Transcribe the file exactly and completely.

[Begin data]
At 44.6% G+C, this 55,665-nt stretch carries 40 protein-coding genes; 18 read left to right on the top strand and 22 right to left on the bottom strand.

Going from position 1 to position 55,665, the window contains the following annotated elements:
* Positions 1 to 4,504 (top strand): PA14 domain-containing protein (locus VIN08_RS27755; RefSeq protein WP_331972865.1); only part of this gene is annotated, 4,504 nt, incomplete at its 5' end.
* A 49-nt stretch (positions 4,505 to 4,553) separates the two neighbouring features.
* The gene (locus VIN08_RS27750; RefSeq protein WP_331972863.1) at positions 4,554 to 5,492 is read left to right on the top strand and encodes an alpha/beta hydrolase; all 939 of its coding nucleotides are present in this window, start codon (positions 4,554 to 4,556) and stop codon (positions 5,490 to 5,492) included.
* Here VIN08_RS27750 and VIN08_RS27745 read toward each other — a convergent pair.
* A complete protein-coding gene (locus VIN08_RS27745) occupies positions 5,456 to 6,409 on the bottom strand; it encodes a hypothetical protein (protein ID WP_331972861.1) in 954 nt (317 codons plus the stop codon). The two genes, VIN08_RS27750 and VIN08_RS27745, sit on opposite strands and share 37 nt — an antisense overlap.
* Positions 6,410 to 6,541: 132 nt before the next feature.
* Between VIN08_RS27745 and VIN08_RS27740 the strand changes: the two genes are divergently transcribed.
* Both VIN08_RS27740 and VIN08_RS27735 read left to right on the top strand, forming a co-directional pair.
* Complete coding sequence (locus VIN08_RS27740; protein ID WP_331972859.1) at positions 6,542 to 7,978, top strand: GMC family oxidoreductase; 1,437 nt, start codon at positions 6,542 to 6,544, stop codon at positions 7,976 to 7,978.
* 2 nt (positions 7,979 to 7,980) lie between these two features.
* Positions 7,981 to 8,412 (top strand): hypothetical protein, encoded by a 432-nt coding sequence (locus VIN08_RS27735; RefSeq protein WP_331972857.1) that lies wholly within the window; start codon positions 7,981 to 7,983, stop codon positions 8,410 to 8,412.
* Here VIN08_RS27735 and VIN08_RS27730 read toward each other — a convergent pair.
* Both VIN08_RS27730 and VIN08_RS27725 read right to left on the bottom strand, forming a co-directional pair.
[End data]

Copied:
At 44.6% G+C, this 55,665-nt stretch carries 40 protein-coding genes; 18 read left to right on the top strand and 22 right to left on the bottom strand.

Going from position 1 to position 55,665, the window contains the following annotated elements:
* Positions 1 to 4,504 (top strand): PA14 domain-containing protein (locus VIN08_RS27755; RefSeq protein WP_331972865.1); only part of this gene is annotated, 4,504 nt, incomplete at its 5' end.
* A 49-nt stretch (positions 4,505 to 4,553) separates the two neighbouring features.
* The gene (locus VIN08_RS27750; RefSeq protein WP_331972863.1) at positions 4,554 to 5,492 is read left to right on the top strand and encodes an alpha/beta hydrolase; all 939 of its coding nucleotides are present in this window, start codon (positions 4,554 to 4,556) and stop codon (positions 5,490 to 5,492) included.
* Here VIN08_RS27750 and VIN08_RS27745 read toward each other — a convergent pair.
* A complete protein-coding gene (locus VIN08_RS27745) occupies positions 5,456 to 6,409 on the bottom strand; it encodes a hypothetical protein (protein ID WP_331972861.1) in 954 nt (317 codons plus the stop codon). The two genes, VIN08_RS27750 and VIN08_RS27745, sit on opposite strands and share 37 nt — an antisense overlap.
* Positions 6,410 to 6,541: 132 nt before the next feature.
* Between VIN08_RS27745 and VIN08_RS27740 the strand changes: the two genes are divergently transcribed.
* Both VIN08_RS27740 and VIN08_RS27735 read left to right on the top strand, forming a co-directional pair.
* Complete coding sequence (locus VIN08_RS27740; protein ID WP_331972859.1) at positions 6,542 to 7,978, top strand: GMC family oxidoreductase; 1,437 nt, start codon at positions 6,542 to 6,544, stop codon at positions 7,976 to 7,978.
* 2 nt (positions 7,979 to 7,980) lie between these two features.
* Positions 7,981 to 8,412 (top strand): hypothetical protein, encoded by a 432-nt coding sequence (locus VIN08_RS27735; RefSeq protein WP_331972857.1) that lies wholly within the window; start codon positions 7,981 to 7,983, stop codon positions 8,410 to 8,412.
* Here VIN08_RS27735 and VIN08_RS27730 read toward each other — a convergent pair.
* Both VIN08_RS27730 and VIN08_RS27725 read right to left on the bottom strand, forming a co-directional pair.